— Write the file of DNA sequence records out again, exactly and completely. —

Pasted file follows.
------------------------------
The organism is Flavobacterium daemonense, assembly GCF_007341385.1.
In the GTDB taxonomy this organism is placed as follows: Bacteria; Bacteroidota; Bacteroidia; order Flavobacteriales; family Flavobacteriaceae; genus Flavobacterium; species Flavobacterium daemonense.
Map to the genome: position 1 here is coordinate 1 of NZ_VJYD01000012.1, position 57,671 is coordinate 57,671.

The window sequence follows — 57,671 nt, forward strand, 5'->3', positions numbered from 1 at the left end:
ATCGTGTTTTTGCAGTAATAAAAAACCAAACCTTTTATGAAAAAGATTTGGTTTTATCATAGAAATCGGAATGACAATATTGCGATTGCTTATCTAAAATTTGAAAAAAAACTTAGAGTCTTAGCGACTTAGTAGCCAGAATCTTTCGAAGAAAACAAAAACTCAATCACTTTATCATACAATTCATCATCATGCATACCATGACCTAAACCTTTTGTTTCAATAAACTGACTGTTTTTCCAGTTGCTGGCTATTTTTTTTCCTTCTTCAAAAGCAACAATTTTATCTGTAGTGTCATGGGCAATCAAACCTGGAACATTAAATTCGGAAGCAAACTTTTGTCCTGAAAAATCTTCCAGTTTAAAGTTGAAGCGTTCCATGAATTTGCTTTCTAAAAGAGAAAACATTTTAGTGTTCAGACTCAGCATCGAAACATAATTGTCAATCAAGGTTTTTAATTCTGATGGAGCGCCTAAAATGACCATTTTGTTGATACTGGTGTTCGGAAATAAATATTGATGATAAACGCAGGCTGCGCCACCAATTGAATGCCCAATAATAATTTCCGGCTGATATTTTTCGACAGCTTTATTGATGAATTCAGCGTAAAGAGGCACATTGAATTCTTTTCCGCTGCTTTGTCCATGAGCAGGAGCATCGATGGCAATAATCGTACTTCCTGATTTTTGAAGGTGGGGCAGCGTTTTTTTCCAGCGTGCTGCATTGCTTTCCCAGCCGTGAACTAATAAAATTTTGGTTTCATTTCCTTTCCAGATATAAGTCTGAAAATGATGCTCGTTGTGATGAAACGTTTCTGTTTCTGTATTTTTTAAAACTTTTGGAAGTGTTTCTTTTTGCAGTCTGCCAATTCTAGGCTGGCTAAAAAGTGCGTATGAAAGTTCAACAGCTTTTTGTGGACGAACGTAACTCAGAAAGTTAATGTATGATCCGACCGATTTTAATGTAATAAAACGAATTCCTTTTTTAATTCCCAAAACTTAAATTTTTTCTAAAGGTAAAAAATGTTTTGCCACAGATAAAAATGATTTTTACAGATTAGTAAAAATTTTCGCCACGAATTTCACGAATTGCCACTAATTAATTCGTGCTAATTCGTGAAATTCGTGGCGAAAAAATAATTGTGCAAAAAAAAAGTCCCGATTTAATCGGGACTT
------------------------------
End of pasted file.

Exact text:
The organism is Flavobacterium daemonense, assembly GCF_007341385.1.
In the GTDB taxonomy this organism is placed as follows: Bacteria; Bacteroidota; Bacteroidia; order Flavobacteriales; family Flavobacteriaceae; genus Flavobacterium; species Flavobacterium daemonense.
Map to the genome: position 1 here is coordinate 1 of NZ_VJYD01000012.1, position 57,671 is coordinate 57,671.

The window sequence follows — 57,671 nt, forward strand, 5'->3', positions numbered from 1 at the left end:
ATCGTGTTTTTGCAGTAATAAAAAACCAAACCTTTTATGAAAAAGATTTGGTTTTATCATAGAAATCGGAATGACAATATTGCGATTGCTTATCTAAAATTTGAAAAAAAACTTAGAGTCTTAGCGACTTAGTAGCCAGAATCTTTCGAAGAAAACAAAAACTCAATCACTTTATCATACAATTCATCATCATGCATACCATGACCTAAACCTTTTGTTTCAATAAACTGACTGTTTTTCCAGTTGCTGGCTATTTTTTTTCCTTCTTCAAAAGCAACAATTTTATCTGTAGTGTCATGGGCAATCAAACCTGGAACATTAAATTCGGAAGCAAACTTTTGTCCTGAAAAATCTTCCAGTTTAAAGTTGAAGCGTTCCATGAATTTGCTTTCTAAAAGAGAAAACATTTTAGTGTTCAGACTCAGCATCGAAACATAATTGTCAATCAAGGTTTTTAATTCTGATGGAGCGCCTAAAATGACCATTTTGTTGATACTGGTGTTCGGAAATAAATATTGATGATAAACGCAGGCTGCGCCACCAATTGAATGCCCAATAATAATTTCCGGCTGATATTTTTCGACAGCTTTATTGATGAATTCAGCGTAAAGAGGCACATTGAATTCTTTTCCGCTGCTTTGTCCATGAGCAGGAGCATCGATGGCAATAATCGTACTTCCTGATTTTTGAAGGTGGGGCAGCGTTTTTTTCCAGCGTGCTGCATTGCTTTCCCAGCCGTGAACTAATAAAATTTTGGTTTCATTTCCTTTCCAGATATAAGTCTGAAAATGATGCTCGTTGTGATGAAACGTTTCTGTTTCTGTATTTTTTAAAACTTTTGGAAGTGTTTCTTTTTGCAGTCTGCCAATTCTAGGCTGGCTAAAAAGTGCGTATGAAAGTTCAACAGCTTTTTGTGGACGAACGTAACTCAGAAAGTTAATGTATGATCCGACCGATTTTAATGTAATAAAACGAATTCCTTTTTTAATTCCCAAAACTTAAATTTTTTCTAAAGGTAAAAAATGTTTTGCCACAGATAAAAATGATTTTTACAGATTAGTAAAAATTTTCGCCACGAATTTCACGAATTGCCACTAATTAATTCGTGCTAATTCGTGAAATTCGTGGCGAAAAAATAATTGTGCAAAAAAAAAGTCCCGATTTAATCGGGACTT